Stop this road carnage | Daily News

Stop this road carnage

Chief Government Whip, Minister Gayantha Karunaratne revealed in Parliament recently that 3,017 people had been killed in 39,199 road accidents last year. Of these accidents, according to Transport Ministry sources, 11,300 were critical accidents. The Minister also confirmed that there had been an increasing trend in road accidents, when compared with the previous years.

For example, between 2009 and 2016, there has been an increase of 58 percent of accidents and 20 percent of the people who were killed.

Far too many people are killed or seriously injured on our roads. The sad fact is everyone pays for road accidents, through taxes which finance emergency response crews, hospital stays, rehabilitation and, in many cases, lifelong care for the badly hurt. That price tag is exceedingly high.

Finance apart, road deaths and injuries are traumatic events. Their impacts are long-lasting, often permanent. Each year, thousands of newly injured and bereaved people from every corner of our country are added to the thousands who already suffer.


Yet the reality is Sri Lanka could have done better. We could have saved many of these lives quite easily. Our failure to do so, is the result of our failure of commitment.

Currently there are 3.8 million motor cycles and 1.1million three wheelers in the country. In addition, there were seven million registered vehicles, of which six million run on the roads. Every month, the figures keep on rising. Clearly, vehicle imports need to be guided by a rational policy based on ground realities and national priorities. A steady influx of vehicles doesn’t put us on the fast highway to ‘progress’. It’s a delusion.


For some reason or other, road traffic accidents have been neglected from our national health agenda, despite being predictable and largely preventable. Even the language we use for the traffic pandemic lacks intensity. The phrase “car crash” has become slang for a social or professional mishap. The word “accident” suggests that a death was unavoidable, a matter of fate. This is wrong.

Countries such as Norway, Japan, Sweden, Switzerland and even Singapore have shown how road deaths can be reduced when a government bothers. In all those countries the number of road accident deaths per 100,000 people per year are 5 each, other than Singapore which is 6. The global average is 18 car-crash deaths per 100,000 people per year, whereas Sri Lanka is in the latter part of the pack, ranking with 14.)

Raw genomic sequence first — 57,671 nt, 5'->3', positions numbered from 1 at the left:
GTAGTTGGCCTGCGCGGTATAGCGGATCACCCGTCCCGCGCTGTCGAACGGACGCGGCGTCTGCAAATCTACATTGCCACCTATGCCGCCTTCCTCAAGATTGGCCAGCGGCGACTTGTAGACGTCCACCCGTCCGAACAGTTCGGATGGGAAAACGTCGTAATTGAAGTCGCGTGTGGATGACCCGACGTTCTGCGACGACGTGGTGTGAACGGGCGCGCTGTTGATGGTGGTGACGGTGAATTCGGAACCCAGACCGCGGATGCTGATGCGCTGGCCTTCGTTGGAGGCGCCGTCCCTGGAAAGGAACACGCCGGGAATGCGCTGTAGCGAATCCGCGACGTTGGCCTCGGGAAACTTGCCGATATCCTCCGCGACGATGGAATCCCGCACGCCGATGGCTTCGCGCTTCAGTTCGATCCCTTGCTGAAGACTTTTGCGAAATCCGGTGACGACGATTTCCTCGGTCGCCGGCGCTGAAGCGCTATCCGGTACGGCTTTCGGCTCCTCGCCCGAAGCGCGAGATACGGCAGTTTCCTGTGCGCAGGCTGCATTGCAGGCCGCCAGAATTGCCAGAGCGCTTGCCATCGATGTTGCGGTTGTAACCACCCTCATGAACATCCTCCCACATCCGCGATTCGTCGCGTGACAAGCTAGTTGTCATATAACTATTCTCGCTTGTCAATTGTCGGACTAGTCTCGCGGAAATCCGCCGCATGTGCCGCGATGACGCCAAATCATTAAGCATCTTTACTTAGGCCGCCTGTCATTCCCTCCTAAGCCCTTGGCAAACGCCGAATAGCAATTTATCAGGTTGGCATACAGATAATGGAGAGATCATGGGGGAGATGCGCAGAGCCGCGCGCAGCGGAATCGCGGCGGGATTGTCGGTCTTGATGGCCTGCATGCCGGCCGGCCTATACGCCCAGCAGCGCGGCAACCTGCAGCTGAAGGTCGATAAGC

The irony is that we know what to do. There were hundreds of articles written on this issue with suggested solutions. There were number research papers with valuable ideas presented. But we didn’t take notice of those suggestions and presentations. At least now, let us wake up and take some solid action including legal deterrents to reduce this carnage without further delay. Let us have a target, for instance, of cutting road deaths to below 1,000 per year by 2022.

National plan

This writer believes what we urgently need is a National Plan of Action for Road Traffic Safety, initially, for a 5-year period. It needs to be practical and holistic plan once-and-for-all to set the path right.

This Plan has to be compiled by the National Road Safety Secretariat under the Ministry of Transport. The writer believes this Secretariat has preceded National Council of Road Safety. The website is “under construction” and therefore, only assumption can be made.

For the purpose of this article, we will assume National Road Safety Secretariat will take responsibility. The secretariat should obtain the support of the experts from other Government bodies, private organisations, NGOs, voluntary organisations and other interested parties to prepare the Master Plan.

The objective of the plan is to demonstrate the challenges we are facing, and describe measures that need to be implemented during the Plan period to keep a steady course towards the target.

The Plan should give in detail the structure, factual basis indicator targets and follow-up measures of the proposed schedule of action. It should also reflect a collective description of the measures expected to be carried out during the period.